1. Perfect planning
What type of trip are you planning? Are you a seasoned, independent traveller who’s going to go it alone? Or will you take advantage of a self -guided or guided cycling holiday?
On a self-guided or guided tour, your itinerary, route, accommodation and your luggage will be taken care of – leaving you free to enjoy the ride. At europe active we specialise in cycling holidays. Whether you are interested in adventure cycle tours through Tuscan mountains or a more leisurely cycling holiday in France, you can find out more about what’s on offer at cycling.europe-active.co.uk
2. Fitness and ability
Cycling is for every stage and ability. However, to truly enjoy the experience, you will need some level of physical fitness.
It’s best to think about both your cycling ability and fitness level then match these to the type of bicycle holiday you want to take. For instance, are you looking for a physical challenge on your trip or are you after something more leisurely? Do you want to cycle on the flat or attempt some tougher terrain? How far do you want to cycle each day? Will it be a long distance cycling trip? Think about these questions and choose your cycling routes accordingly.
3. Physical preparation
Make sure you’ve done a little cycling before you set off so you can cycle with some confidence, and your body is used to a saddle – as saddle sore is a common complaint, particularly in long distance cycling.
‘cycle legs’ can also be avoided if you’ve done some cycling before you go and you choose an itinerary which starts at a slower pace and gradually builds up from there.
4. Bike safety
It’s a good idea to know your way around a bike. You’ll have lots of support on a guided or self guided tour – but it can be useful to know how to repair a puncture or a chain and adjust your saddle or brakes. Some bicycle shops offer courses or you can find a plethora of tutorials online. For cycling tips like this, take a look at YouTube.
5. Rules, codes and language
A cycling holiday will bring you closer to the country you are visiting. You’ll experience the local people and culture first hand so it’s handy to do a little reading before you go and be prepared with a few key phrases and have a grasp of the cycling code / rules for that area.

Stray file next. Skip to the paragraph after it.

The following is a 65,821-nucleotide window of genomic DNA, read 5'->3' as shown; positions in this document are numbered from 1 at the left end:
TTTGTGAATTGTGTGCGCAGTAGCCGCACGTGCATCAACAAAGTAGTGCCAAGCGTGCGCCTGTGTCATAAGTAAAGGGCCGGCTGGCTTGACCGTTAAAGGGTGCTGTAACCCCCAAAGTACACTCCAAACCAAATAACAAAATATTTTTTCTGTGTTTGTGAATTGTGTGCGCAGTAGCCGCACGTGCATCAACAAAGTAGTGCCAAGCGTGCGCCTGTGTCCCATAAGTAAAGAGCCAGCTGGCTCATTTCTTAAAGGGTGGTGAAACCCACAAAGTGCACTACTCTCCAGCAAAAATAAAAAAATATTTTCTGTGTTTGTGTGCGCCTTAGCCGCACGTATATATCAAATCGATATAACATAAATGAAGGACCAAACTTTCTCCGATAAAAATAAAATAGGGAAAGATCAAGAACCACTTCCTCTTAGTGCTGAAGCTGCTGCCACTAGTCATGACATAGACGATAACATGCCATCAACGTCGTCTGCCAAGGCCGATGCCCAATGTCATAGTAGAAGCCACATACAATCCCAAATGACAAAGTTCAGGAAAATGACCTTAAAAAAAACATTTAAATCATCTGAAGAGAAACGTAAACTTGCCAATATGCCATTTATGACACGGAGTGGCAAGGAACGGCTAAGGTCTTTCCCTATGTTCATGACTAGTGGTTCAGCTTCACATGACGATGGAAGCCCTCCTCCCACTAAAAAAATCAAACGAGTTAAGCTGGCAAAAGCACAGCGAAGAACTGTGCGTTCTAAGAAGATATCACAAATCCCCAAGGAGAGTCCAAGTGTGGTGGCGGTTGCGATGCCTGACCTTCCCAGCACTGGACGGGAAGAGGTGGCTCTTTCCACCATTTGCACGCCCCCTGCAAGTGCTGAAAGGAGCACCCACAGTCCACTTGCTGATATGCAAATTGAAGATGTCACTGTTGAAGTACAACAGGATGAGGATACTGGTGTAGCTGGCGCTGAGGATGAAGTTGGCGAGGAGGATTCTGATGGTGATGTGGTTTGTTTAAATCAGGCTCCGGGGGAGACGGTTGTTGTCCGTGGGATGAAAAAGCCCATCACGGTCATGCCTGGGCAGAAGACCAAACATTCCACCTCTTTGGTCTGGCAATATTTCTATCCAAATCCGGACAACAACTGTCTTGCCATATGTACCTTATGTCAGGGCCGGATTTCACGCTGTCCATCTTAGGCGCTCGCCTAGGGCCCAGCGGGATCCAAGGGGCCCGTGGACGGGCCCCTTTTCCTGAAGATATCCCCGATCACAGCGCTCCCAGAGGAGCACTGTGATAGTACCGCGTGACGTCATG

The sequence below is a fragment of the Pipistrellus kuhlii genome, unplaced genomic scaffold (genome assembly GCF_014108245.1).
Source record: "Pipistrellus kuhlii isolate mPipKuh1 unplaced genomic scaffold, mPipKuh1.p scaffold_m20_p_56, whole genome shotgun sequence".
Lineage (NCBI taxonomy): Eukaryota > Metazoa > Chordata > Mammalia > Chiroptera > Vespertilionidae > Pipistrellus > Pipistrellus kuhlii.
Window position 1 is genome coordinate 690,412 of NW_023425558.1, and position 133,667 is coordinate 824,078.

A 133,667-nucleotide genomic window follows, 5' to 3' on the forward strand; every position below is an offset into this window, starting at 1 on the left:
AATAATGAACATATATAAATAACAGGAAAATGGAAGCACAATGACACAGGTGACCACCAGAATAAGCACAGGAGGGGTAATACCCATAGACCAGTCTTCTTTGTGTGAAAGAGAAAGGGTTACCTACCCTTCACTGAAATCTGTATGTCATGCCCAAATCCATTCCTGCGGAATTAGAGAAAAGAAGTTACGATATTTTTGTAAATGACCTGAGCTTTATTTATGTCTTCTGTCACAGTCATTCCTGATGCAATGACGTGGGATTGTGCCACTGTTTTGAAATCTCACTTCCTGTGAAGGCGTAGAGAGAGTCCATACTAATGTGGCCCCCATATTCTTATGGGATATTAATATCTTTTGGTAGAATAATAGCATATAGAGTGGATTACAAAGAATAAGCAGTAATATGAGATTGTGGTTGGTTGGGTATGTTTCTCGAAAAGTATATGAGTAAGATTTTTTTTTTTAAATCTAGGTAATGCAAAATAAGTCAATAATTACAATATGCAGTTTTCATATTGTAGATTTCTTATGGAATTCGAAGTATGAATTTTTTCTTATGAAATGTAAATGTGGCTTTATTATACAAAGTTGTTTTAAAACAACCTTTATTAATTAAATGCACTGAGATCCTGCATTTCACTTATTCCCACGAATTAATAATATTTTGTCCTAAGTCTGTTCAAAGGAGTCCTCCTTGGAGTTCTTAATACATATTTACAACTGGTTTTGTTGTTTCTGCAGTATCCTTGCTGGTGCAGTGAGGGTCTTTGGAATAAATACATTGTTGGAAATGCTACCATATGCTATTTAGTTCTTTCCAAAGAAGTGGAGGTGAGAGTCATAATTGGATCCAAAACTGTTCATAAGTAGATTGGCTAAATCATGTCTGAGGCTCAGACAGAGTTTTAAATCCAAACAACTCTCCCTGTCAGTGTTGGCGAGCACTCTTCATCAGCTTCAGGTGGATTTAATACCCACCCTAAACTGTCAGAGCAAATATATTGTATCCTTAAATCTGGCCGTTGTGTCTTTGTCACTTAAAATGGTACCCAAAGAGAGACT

For instance, you should always wear a helmet but in some areas – particularly in Europe, it is a legal requirement. These are the things you need to be prepared for. Go to the European Commission’s transport pages for some useful road cycling tips.
Read the small print on your travel insurance policy to make sure it is appropriate for cycling holidays. For instance, does it cover your bike in terms of cover against theft? If there’s a medical emergency and you have your own bike with you, how will it be transported home?
7. Packing list
For road cycling trips, make sure you have a helmet, gloves, lycra shorts (you can wear other items over these), trainers, a breathable or wicking sports top and waterproof jacket.
If you are booking your trip through europe active, you’ll be able to hire a bike suited to your trip. In some cases you will be able to take your own bike with you – and if that’s your preference, you just need to organise that as part of your luggage allowance for your flight / train journey etc. And if you are flying with your bike, you just need to check how the airline prefers the bike to be packed – for instance sometimes the pedals need to be removed etc. For more information you can visit our ‘cycling holiday checklist’.
So if this sounds good and your ready to book your cycling holiday, check out europe-active’s site for the best selection of road cycling holidays and adventure cycling tours across Europe. From a road cycling holiday in France to a mountain biking holiday in Italy or an adventure cycling holiday through the Alps – europe active have it all.